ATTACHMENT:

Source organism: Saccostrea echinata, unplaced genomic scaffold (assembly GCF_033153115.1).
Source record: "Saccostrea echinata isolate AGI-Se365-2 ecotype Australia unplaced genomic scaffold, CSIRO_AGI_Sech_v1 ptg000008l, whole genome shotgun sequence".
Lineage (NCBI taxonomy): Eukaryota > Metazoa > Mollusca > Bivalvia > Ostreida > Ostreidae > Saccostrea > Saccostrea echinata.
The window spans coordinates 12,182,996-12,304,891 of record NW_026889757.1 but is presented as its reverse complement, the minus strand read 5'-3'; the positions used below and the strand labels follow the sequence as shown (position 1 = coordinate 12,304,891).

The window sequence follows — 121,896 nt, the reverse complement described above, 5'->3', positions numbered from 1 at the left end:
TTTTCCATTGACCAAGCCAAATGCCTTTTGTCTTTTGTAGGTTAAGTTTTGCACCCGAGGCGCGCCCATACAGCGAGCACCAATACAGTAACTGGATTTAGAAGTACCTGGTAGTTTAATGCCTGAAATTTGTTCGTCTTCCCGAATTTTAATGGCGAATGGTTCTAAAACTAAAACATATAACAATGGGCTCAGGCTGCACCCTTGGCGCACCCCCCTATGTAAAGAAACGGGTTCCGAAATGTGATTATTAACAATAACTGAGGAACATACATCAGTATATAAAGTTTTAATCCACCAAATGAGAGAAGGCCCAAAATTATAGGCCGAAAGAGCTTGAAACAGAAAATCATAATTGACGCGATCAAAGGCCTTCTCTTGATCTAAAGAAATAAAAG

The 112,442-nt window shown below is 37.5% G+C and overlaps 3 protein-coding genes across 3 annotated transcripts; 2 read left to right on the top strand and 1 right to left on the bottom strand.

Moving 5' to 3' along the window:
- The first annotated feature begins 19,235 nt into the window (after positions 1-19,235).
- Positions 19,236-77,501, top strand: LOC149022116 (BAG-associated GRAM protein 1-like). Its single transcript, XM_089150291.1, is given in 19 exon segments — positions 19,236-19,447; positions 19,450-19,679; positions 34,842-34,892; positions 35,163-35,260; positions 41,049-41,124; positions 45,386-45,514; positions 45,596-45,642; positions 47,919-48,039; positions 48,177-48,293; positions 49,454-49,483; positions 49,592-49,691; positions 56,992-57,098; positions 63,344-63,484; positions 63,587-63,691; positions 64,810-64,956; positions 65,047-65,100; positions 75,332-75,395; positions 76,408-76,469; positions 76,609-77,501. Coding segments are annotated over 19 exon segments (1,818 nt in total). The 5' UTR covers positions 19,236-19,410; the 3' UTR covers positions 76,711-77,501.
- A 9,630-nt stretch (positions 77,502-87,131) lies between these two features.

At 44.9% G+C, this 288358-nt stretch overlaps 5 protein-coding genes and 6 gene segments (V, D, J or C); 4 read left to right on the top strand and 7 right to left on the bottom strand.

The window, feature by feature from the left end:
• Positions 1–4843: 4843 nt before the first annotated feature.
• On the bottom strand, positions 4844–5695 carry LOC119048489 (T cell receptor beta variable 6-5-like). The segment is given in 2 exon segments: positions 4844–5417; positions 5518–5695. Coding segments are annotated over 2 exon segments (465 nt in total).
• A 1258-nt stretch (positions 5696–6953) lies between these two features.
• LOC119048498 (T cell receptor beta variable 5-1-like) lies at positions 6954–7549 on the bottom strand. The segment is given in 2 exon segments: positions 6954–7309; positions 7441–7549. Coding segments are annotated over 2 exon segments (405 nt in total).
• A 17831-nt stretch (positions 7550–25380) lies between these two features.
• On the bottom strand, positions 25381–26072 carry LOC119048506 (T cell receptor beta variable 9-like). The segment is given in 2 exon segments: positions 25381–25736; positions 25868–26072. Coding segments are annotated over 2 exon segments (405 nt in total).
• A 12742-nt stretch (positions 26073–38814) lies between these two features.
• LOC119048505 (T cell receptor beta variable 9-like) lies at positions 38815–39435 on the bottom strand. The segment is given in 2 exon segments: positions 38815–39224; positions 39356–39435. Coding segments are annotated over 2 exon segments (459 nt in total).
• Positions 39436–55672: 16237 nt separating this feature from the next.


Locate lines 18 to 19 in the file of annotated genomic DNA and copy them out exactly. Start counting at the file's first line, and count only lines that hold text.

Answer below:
• A 17831-nt stretch (positions 7550–25380) lies between these two features.
• On the bottom strand, positions 25381–26072 carry LOC119048506 (T cell receptor beta variable 9-like). The segment is given in 2 exon segments: positions 25381–25736; positions 25868–26072. Coding segments are annotated over 2 exon segments (405 nt in total).